Brain Research

The following research papers highlight the impact that Irlen Syndrome / SSS has on brain function and anatomy.

The most current research on Irlen Syndrome / SSS and the use of colour utilises advanced brain-mapping technology to show actual changes and normalisation of brain functioning that is not achieved through ophthalmological treatments (plain lenses, prisms, or vision therapy). Researchers have utilized functional magnetic resonance imaging (fMRI), visual evoked responses (VER), and single photon emission computed tomography (SPECT) scans to objectively document the profound effects of visual sensory overload on the brain and the normalisation of brain activity when individually-prescribed, precision-tinted coloured filters are worn.

A Magnetoencephalographic Investigation of Visual Information Processing in Irlen’s Scotopic Sensitivity Syndrome 

by Jeffrey Lewine, Ph.D., John Davis, Ph.D., Sherri Provencal, M.A., James Edgar, M.A., and William Orrison, Jr., M.D.

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Lewine et al. (1997) utilized magnetoencephalography (MEG) to characterise visual responses in conditions with and without lenses. In all cases, the evoked magnetic signal reflected a complicated pattern of bilateral activation of multiple cortical generators. A major difference in with and without lens conditions was seen between 170 and 200 msec post-stimulus. The data suggests that the coloured Irlen lenses provide for normalisation and crystallisation of visual information processing in individuals with Irlen Syndrome.

Visual Revoked Responses: Yellen-Schweller Effect 

by Drew Yellen

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Yellen and Schweller (2009) utilised state-of-the-art Visual Evoked Responses (VER), a portion of their comprehensive neuroelectrical evaluation of patients called the DESA®, and discovered that individuals with Irlen Syndrome have early hyper reactivity to visual stimuli somewhere between 30-60 milliseconds, and it is 3-9 standard deviations above normal (the Yellen-Schweller Effect). Irlen Spectral Filters reduce the standard deviation abnormalities of the Yellen-Schweller Effect, lessening of the delay of the brain coming back “online” and allowing it to clear sooner.

Toward an Authentic Diagnostic Impression Using Clinical Composites and Functional Brain Imaging for an Improved Understanding of Irlen Syndrome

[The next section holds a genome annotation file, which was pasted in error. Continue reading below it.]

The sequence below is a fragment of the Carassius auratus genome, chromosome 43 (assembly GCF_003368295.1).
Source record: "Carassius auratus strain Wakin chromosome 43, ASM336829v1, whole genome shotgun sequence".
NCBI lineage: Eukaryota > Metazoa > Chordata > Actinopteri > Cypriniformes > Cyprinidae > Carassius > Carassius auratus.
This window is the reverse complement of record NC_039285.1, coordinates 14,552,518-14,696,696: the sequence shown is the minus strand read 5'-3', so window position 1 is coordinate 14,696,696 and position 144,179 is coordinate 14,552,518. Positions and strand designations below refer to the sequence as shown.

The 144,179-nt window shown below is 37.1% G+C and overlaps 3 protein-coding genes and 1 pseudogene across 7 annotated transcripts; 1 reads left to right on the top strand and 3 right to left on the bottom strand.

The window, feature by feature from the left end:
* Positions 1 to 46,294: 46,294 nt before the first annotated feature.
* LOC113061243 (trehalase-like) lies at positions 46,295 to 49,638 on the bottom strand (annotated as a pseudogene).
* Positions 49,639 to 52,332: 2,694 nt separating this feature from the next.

by Robert Dobrin, M.D., F.A.A.P

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Light and the Brain

Brain in the News Newsletter by Daniel G. Amen M.D.

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In one study by Amen and colleagues, comparing the brains of 42 people with Irlen syndrome to 200 age-matched individuals without any evidence of Irlen syndrome, SPECT scans showed increased activity in the brain’s emotional and visual processing centres and decreased activity in the cerebellum (an area that helps to integrate coordination and new information).

A Functional Neuroimaging Case Study of Meares-Irlen Syndrome/Visual Stress (MISViS) 

Chouinard, B.D., Zhou, C.I., Hrybouski, S., Kim, E.S., Cummine, J. (2012).) Brain Topography, 25 (3), pp. 293-307.

Chouinard et al. (2011) compared the neurological characteristics of a person with Irlen Syndrome with control subjects who were participating in a language. The descriptive results indicated that there are numerous significant differences in many areas of the brain cortex between the control subjects and the individual with Irlen Syndrome, providing evidence of a neurobiological foundation to Irlen Syndrome.

fMRI Evidence that Precision Ophthalmic Tints Reduce Cortical Hyperactivation in Migraine 

Huang, J., Zong, X., Wilkins, A., Jenkins, B., Bozoki, A., Cao, Y. (2011).. Cephalagia, 31(8):925-36. 

Huang et al. (2011) used fMRI to investigate differences between individuals suffering visual stress and controls in relation to migraine and to determine the effectiveness of precision-tinted coloured filters for individuals suffering from visual stress. The research showed a normalisation of cortical activation and spatial frequency tuning in the migraineurs by precision tinted filters that suggests a neurological basis for the therapeutic effect of these lenses in reducing visual cortical hyperactivation in migraine.